Heart of Darkness

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Penguin Books, 1999 - Fiction - 146 pages
143 Reviews
In Conrad's haunting tale, Marlow, a seaman and wanderer, recounts his physical and psychological journey in search of the enigmatic Kurtz. Traveling to the heart of the African continent, he discovers how Kurtz has gained his position of power and influence over the local people. Marlow's struggle to fathom his experience involves him in a radical questioning of not only his own nature and values but the nature and values of his society.

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User Review  - Kristelh - LibraryThing

Hypocrisy of imperialism. A good companion read to Things Fall Apart and The Poisonwood Bible. Tells the the story of Marlow, a sailor who describes his journey up the Congo River to meet Kurtz. Mans ... Read full review

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User Review  - PilgrimJess - LibraryThing

“Your strength is just an accident arising from the weakness of others.” I remember reading this book many years ago when I realised that one of my favourite all-time books, Thomas Kenneally's "The ... Read full review

Contents

I
1
II
55
III
101
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Critical Practice
Catherine Belsey
Limited preview - 2002
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About the author (1999)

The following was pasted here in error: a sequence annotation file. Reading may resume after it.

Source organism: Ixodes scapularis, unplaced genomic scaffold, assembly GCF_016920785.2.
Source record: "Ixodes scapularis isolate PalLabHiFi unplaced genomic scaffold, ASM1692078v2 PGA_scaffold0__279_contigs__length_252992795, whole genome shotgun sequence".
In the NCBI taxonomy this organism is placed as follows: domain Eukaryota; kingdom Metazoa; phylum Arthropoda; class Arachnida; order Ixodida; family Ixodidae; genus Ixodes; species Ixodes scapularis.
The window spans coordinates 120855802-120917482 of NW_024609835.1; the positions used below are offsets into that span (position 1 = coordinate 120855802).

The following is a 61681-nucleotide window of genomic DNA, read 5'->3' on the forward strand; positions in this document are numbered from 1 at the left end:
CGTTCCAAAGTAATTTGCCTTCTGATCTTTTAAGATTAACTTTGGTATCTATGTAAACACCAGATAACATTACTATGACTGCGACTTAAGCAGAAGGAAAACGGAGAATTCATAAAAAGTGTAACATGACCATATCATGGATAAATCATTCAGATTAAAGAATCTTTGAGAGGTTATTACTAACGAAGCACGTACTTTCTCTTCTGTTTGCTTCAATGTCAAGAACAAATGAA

Joseph Conrad (originally Józef Teodor Konrad Nalecz Korzeniowski) was born in the Ukraine in 1857 and grew up under Tsarist autocracy. His parents, ardent Polish patriots, died when he was a child, following their exile for anti-Russian activities, and he came under the protection of his tradition-conscious uncle, Thaddeus Bobrowski, who watched over him for the next twenty-five years. In 1874 Bobrowski conceded to his nephew's passionate desire to go to sea, and Conrad travelled to Marseilles, where he served in French merchant vessels before joining a British ship in 1878 as an apprentice. In 1886 he obtained British nationality and his Master's certificate in the British Merchant Service. Eight years later he left the sea to devote himself to writing, publishing his first novel, Almayer's Folly, in 1895. The following year he married Jessie George and eventually settled in Kent, where he produced within fifteen years such modern classics as Youth, Heart of Darkness, Lord Jim, Typhoon, Nostromo, The Secret Agent and Under Western Eyes. He continued to write until his death in 1924. Today Conrad is generally regarded as one of the greatest writers of fiction in English?his third language. He once described himself as being concerned 'with the ideal value of things, events and people'; in the Preface to The Nigger of the 'Narcissus' he defined his task as 'by the power of the written word ... before all, to make you see'.

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